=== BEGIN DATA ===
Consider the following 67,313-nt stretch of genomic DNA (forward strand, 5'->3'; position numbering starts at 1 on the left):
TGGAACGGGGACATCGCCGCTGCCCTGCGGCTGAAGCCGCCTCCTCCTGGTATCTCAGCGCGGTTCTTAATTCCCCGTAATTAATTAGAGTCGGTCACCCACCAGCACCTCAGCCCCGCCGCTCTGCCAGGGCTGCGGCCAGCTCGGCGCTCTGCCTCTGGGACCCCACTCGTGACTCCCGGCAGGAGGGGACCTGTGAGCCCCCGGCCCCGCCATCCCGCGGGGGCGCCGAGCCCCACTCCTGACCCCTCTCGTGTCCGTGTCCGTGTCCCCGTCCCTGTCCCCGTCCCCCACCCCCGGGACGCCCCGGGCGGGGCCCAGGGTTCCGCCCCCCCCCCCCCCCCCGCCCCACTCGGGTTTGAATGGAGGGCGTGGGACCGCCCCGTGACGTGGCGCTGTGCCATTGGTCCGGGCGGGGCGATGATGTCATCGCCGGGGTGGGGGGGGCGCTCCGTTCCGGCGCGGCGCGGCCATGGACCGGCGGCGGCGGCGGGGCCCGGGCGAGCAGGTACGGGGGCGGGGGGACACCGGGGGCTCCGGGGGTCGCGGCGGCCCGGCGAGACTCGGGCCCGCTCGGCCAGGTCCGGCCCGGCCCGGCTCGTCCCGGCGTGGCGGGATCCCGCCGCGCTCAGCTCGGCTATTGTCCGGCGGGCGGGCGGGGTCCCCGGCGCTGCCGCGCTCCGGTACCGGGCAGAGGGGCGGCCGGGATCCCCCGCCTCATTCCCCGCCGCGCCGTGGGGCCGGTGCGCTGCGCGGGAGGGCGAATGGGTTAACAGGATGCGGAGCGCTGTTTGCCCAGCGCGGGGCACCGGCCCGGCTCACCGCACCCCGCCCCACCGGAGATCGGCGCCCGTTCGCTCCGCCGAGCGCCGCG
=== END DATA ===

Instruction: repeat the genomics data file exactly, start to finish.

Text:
Consider the following 67,313-nt stretch of genomic DNA (forward strand, 5'->3'; position numbering starts at 1 on the left):
TGGAACGGGGACATCGCCGCTGCCCTGCGGCTGAAGCCGCCTCCTCCTGGTATCTCAGCGCGGTTCTTAATTCCCCGTAATTAATTAGAGTCGGTCACCCACCAGCACCTCAGCCCCGCCGCTCTGCCAGGGCTGCGGCCAGCTCGGCGCTCTGCCTCTGGGACCCCACTCGTGACTCCCGGCAGGAGGGGACCTGTGAGCCCCCGGCCCCGCCATCCCGCGGGGGCGCCGAGCCCCACTCCTGACCCCTCTCGTGTCCGTGTCCGTGTCCCCGTCCCTGTCCCCGTCCCCCACCCCCGGGACGCCCCGGGCGGGGCCCAGGGTTCCGCCCCCCCCCCCCCCCCCGCCCCACTCGGGTTTGAATGGAGGGCGTGGGACCGCCCCGTGACGTGGCGCTGTGCCATTGGTCCGGGCGGGGCGATGATGTCATCGCCGGGGTGGGGGGGGCGCTCCGTTCCGGCGCGGCGCGGCCATGGACCGGCGGCGGCGGCGGGGCCCGGGCGAGCAGGTACGGGGGCGGGGGGACACCGGGGGCTCCGGGGGTCGCGGCGGCCCGGCGAGACTCGGGCCCGCTCGGCCAGGTCCGGCCCGGCCCGGCTCGTCCCGGCGTGGCGGGATCCCGCCGCGCTCAGCTCGGCTATTGTCCGGCGGGCGGGCGGGGTCCCCGGCGCTGCCGCGCTCCGGTACCGGGCAGAGGGGCGGCCGGGATCCCCCGCCTCATTCCCCGCCGCGCCGTGGGGCCGGTGCGCTGCGCGGGAGGGCGAATGGGTTAACAGGATGCGGAGCGCTGTTTGCCCAGCGCGGGGCACCGGCCCGGCTCACCGCACCCCGCCCCACCGGAGATCGGCGCCCGTTCGCTCCGCCGAGCGCCGCG